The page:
The school board decided on Tuesday to send a group of teachers and staff to a training program provided by the county to learn how to proactively deal with negative and problematic behavior.
The Orange County Department of Education agreed to compensate Newport-Mesa Unified School District $750 for substitute staff on the day of the training, so there is no budget impact for the district, providing an invoice is submitted by June 15, according to the contract.
Staff will be trained on the Positive Behavioral Intervention and Support model as well as Violence Prevention Education.
The PBIS model is a “proactive approach to preventing negative behaviors and responding to classroom and school discipline,” according to the staff report.
The program includes discipline practices, self-management strategies, “invisible” mentoring, behavioral interventions, classroom management, active supervision, and teacher assisted problem-solving.
The district staff will also learn advanced methods for specific student needs.
“Teachers and staff will learn to identify problematic behaviors, incorporate social skills and problem-solving themes into classroom curricula,” according to the report.
According to the PBIS website, the program is not like a white board eraser to magically rid students of all negative behavior, nor is it a “one size fits all” model. It is intervention training based on the needs of each school.
Rather than punishment-based strategies, the program places emphasis on a school-wide support system of proactive strategies meant to define, teach and support appropriate student behavior, thus creating a positive school environment.
“Attention is focused on creating and sustaining primary (school-wide), secondary (classroom), and tertiary (individual) systems of support that improve lifestyle results (personal, health, social, family, work, recreation) for all children and youth by making targeted behaviors less effective, efficient, and relevant, and desired behavior more functional,” the website states.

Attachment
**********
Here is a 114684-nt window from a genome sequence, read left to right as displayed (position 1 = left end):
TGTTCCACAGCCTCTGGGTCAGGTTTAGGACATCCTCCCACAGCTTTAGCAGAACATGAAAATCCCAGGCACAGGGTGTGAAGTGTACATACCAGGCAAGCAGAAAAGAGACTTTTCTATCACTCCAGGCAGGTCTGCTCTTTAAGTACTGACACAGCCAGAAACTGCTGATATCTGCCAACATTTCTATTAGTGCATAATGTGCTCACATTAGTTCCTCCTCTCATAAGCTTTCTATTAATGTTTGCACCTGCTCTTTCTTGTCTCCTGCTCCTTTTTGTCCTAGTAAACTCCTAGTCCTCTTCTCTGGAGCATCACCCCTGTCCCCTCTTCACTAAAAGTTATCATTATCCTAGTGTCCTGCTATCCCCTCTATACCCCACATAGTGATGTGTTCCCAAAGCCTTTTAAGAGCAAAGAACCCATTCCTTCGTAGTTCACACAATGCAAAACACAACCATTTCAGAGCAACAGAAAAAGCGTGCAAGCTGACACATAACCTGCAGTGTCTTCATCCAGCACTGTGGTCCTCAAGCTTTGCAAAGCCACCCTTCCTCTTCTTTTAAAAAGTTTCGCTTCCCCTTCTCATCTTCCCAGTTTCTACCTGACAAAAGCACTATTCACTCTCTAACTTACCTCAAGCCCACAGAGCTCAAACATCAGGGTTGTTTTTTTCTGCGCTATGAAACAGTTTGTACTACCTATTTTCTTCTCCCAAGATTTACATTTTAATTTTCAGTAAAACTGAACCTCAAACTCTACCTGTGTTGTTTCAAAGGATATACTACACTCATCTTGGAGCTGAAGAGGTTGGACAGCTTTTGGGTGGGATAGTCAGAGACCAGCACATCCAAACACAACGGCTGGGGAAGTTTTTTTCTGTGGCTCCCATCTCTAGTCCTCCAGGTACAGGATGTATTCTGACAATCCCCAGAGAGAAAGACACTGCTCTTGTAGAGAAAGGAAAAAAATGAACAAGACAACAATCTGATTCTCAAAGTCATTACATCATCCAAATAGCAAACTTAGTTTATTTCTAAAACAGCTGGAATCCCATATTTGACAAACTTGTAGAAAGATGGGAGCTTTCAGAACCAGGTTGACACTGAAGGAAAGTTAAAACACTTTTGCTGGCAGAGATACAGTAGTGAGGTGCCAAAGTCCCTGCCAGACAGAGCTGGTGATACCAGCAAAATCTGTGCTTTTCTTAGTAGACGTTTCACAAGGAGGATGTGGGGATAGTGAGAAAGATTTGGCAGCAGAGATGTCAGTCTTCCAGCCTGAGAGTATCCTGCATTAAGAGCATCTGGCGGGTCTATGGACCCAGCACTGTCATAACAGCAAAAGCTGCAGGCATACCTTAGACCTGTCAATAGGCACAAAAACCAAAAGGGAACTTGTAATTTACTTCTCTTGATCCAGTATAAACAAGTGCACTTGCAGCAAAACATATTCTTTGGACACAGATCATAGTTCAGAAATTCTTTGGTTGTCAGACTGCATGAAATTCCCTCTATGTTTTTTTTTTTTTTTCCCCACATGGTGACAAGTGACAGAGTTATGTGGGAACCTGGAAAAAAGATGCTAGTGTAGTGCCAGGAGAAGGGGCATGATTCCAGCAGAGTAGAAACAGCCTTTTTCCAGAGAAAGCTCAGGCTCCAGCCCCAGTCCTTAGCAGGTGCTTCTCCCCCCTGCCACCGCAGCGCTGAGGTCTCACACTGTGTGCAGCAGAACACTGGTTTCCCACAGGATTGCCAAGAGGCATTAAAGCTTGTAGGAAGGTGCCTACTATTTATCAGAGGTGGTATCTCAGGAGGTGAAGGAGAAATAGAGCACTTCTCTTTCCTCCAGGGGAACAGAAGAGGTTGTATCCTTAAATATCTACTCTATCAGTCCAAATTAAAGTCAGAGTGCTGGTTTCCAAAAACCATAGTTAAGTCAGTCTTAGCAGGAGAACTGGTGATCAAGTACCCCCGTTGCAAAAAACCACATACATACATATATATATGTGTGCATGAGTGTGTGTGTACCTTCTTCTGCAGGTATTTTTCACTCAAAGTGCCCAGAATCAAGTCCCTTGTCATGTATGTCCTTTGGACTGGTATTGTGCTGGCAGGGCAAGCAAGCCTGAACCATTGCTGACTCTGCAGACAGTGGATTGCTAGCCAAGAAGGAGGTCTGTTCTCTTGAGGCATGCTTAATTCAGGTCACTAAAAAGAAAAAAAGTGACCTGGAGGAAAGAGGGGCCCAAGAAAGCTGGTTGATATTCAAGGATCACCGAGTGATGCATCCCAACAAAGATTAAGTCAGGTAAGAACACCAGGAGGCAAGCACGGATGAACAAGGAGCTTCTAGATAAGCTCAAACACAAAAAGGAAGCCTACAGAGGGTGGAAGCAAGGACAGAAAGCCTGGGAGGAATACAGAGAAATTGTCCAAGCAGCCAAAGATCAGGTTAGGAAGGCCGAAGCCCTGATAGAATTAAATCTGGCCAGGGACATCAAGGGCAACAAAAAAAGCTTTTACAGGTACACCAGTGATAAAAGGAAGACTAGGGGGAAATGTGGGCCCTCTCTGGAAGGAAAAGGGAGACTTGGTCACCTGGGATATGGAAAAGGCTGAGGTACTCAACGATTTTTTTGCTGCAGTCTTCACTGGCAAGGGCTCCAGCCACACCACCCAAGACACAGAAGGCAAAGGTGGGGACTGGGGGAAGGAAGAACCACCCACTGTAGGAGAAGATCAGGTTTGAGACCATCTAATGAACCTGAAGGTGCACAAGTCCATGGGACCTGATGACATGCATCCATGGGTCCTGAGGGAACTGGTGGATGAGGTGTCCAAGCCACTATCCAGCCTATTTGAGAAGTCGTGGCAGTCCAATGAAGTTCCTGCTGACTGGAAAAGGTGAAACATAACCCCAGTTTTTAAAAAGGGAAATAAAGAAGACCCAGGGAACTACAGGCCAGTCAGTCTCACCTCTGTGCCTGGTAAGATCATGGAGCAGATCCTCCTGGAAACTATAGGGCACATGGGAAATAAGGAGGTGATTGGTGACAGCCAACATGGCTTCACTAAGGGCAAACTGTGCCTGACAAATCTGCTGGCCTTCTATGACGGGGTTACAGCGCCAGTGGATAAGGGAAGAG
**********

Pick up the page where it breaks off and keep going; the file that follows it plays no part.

The training session will take place on May 30.
Another, unrelated agreement with the OC Department of Education was also on Tuesday’s school board agenda, for Bi-Tech System Support Implementation and Software Support Service.
The approved contract is for the 2012-13 year and is not to exceed $82,995.
The county’s Bi-Tech system provides basic financial/budget organization, inventory storage, fixed assets, school site and finance, according to the staff report.
Support fees for the current fiscal year were $87,364, but due to the financial pressure many school districts are currently facing, the county proposed a five percent decrease.
Another agenda item was an amendment to a different Bi-Tech system agreement with the county regarding the Human Resources services provided by the system. The approved agreement is for the 2012-13 year and is not to exceed $59,018, same as the current year with no decrease or increase.
The district added the human resources module of the Bi-Tech system in June 2001.
The board made several recognitions at the beginning of the meeting for student and staff achievements, including honoring board member Judy Franco, for being named Woman of the Year in the 35th Senatorial District.